2nd Call for Funding: Eric Ober – NIAB

Project Title

In-field 3D imaging for high resolution morphometric phenotyping in wheat

Total Fund Requested –£24,772

Project Summary

The are a number of phenotyping tools currently available that are capable of producing high resolution 3D images of plant features such as the ears of a wheat plant and the individual spikelets within those structures. Quantitative data on the morphology of these key components of the plant that contribute to yield are of interest to plant breeders, biologists and geneticists. However, to be of relevance to breeders, plants must be measured in their natural growing environment in the field, and this is where many imaging methods do not function well. Translation of phenotyping methods established in controlled laboratory or glasshouse conditions to the field is a significant bottleneck to applications of imaging to high-throughput field phenotyping. We propose to tackle some of these challenges by building on preliminary results showing some measure of success using a structured light laser scanning camera to quantify physical attributes of the wheat ear in field plots. Specific technical challenges include ambient light, movement of plants in wind, obtaining sufficient image resolution for accurate segmentation, feature detection and automated measurement, and robust algorithms that work for a range of plant types. The proposed work will help support an early career scientist at NPL who contributed to the preliminary study. Results from the study will advance capabilities and knowledge for field phenotyping, and help foster collaborations between the fields of engineering, physics and plant biology.

The phenotyping need

Breeding for yield improvement fundamentally depends on accurate phenotyping early generation genetic materials for yield potential, but this has to be done early in the breeding cycle when only small quantities of seed are available. Thus, the breeder assesses the physical appearance –in the case of wheat–of the ears (spikes) on the main tillers of an individual plant. Desirable for selection are ears that have larger number of spikelets, with full grains in larger numbers of florets in each spikelet, and no sign of fertility issues such as blind grain sites (aborted grains) (Rawson, 1970, Toyota et al. 2001). Opposite phenotypes are discarded from further crosses. In a commercial programme, tens of thousands of ears are examined in each cycle, and thus the assessments must be rapid. However, it requires the ‘breeders’ eye’, which is a skill learned from years of experience. And it is not fool proof. It is a subjective and qualitative assessment, but it has worked for thousands of years of wheat domestication. Now, however, breeding must be accelerated, and yield gains must occur more quickly using smarter tools to complement the traditional methods. High-throughput phenotyping for wheat traits can thus be achieved by automating the process of identifying key features and extracting relevant quantitative information from wheat crop images. We propose to develop such a tool, and have made significant early progress, but there are important technical challenges that stand in the way of moving this forward to application in practice. The PhenomUK funding will help us solve these technical challenges.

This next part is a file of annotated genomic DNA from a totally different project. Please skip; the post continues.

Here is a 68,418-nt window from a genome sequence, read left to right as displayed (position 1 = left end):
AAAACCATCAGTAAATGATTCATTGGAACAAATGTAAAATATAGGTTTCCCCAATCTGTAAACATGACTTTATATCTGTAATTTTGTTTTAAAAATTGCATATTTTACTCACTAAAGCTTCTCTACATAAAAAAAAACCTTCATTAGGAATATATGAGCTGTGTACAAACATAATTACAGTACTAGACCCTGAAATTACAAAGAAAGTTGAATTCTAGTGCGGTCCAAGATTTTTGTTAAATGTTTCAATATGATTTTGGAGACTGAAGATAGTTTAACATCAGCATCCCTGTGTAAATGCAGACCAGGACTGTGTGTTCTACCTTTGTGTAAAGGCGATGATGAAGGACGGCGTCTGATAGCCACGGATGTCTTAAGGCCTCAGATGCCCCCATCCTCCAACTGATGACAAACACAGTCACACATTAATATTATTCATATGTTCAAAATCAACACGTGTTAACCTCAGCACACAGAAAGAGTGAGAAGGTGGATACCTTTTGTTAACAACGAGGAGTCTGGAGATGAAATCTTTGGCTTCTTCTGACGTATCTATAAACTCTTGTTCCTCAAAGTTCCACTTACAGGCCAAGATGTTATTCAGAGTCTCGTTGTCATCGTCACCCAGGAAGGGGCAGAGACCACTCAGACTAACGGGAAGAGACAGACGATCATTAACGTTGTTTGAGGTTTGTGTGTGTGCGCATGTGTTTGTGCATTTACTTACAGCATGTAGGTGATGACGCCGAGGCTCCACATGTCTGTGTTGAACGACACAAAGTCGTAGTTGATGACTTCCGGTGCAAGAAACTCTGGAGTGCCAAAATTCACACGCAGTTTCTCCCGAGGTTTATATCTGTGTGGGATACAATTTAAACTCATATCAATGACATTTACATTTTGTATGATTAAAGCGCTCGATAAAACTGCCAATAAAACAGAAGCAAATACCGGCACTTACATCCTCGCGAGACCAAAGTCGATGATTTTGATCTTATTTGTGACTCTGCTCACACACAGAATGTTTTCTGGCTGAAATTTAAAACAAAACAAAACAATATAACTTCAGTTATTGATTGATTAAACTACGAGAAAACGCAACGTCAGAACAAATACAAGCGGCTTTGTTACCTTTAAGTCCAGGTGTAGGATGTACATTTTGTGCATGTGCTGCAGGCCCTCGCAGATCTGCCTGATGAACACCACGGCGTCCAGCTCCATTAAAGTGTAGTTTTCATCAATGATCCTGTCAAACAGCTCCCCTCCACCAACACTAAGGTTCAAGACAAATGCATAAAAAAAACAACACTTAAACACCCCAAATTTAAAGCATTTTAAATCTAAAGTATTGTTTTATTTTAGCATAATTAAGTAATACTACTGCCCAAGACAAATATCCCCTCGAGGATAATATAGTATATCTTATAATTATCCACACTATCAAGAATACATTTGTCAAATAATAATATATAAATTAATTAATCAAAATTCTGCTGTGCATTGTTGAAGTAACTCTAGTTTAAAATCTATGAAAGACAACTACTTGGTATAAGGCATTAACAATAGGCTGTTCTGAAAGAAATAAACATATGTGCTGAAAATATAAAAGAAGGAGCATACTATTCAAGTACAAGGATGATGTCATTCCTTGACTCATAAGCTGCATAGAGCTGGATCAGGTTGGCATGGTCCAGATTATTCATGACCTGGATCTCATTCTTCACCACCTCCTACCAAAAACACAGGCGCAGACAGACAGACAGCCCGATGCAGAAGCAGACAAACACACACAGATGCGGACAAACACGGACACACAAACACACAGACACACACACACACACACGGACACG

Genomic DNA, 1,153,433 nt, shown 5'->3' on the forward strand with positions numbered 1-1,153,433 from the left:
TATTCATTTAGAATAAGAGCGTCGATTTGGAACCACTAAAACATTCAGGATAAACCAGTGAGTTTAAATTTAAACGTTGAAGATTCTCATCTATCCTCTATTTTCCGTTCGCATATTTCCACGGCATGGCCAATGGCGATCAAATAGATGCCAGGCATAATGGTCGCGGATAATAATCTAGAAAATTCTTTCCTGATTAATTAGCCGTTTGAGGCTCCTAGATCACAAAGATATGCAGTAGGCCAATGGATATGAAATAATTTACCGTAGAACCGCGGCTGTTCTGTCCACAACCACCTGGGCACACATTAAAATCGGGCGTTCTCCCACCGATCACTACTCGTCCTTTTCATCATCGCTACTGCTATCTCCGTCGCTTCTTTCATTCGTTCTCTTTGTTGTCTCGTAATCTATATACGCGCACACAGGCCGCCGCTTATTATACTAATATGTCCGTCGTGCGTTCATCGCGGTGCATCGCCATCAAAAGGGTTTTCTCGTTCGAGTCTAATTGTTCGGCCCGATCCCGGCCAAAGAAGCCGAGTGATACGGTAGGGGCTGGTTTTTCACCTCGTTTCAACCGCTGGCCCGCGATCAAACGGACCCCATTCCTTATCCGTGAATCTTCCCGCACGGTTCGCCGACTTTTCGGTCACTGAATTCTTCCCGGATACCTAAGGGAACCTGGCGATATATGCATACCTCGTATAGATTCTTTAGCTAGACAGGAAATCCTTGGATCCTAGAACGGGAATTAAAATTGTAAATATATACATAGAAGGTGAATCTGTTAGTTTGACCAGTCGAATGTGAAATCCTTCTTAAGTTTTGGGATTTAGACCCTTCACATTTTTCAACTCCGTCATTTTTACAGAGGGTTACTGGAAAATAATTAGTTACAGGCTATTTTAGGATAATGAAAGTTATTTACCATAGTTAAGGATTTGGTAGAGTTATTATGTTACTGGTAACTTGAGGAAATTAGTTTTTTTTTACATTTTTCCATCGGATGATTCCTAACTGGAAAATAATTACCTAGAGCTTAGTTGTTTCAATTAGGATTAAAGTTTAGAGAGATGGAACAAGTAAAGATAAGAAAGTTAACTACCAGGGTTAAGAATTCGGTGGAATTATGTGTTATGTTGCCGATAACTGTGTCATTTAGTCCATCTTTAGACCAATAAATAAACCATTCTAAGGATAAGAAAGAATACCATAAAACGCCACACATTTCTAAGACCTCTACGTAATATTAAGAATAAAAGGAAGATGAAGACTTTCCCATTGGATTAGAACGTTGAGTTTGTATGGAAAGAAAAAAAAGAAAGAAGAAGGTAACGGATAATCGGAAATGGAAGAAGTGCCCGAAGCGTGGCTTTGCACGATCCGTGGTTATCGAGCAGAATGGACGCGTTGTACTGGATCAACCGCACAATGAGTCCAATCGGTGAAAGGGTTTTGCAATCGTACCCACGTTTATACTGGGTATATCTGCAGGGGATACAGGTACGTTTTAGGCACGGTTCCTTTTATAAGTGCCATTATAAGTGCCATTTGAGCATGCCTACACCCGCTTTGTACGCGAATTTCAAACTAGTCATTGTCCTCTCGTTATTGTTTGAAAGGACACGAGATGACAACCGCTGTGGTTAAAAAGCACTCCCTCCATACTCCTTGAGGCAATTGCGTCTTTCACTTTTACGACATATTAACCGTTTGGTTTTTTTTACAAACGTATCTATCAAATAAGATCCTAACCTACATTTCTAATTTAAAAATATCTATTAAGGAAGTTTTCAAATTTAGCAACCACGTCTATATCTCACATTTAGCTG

Current state of the art imaging systems

High resolution images of wheat ears have been obtained by many research groups around the world. Some of the best images, which show detailed 3D morphology of each grain within the ear, have been obtained with microcomputed tomography. Understandably, this technology is not suited to high-throughput phenotyping in the field. Most plant traits of interest to breeders are influenced by genetics and by the growing environment, and thus breeders focus on how plants perform in realistic field situations, rather than controlled environments. Other imaging methods work well in controlled environments, such as 3D TOF cameras, LiDAR, or imaging platforms that rotate plants to obtain composite 3D images using fixed position high resolution RGB cameras. Similarly, the logistical challenges of translating these methods to field-grown material makes them unlikely as cost effective solutions.

A prototype high resolution imaging system for field phenotyping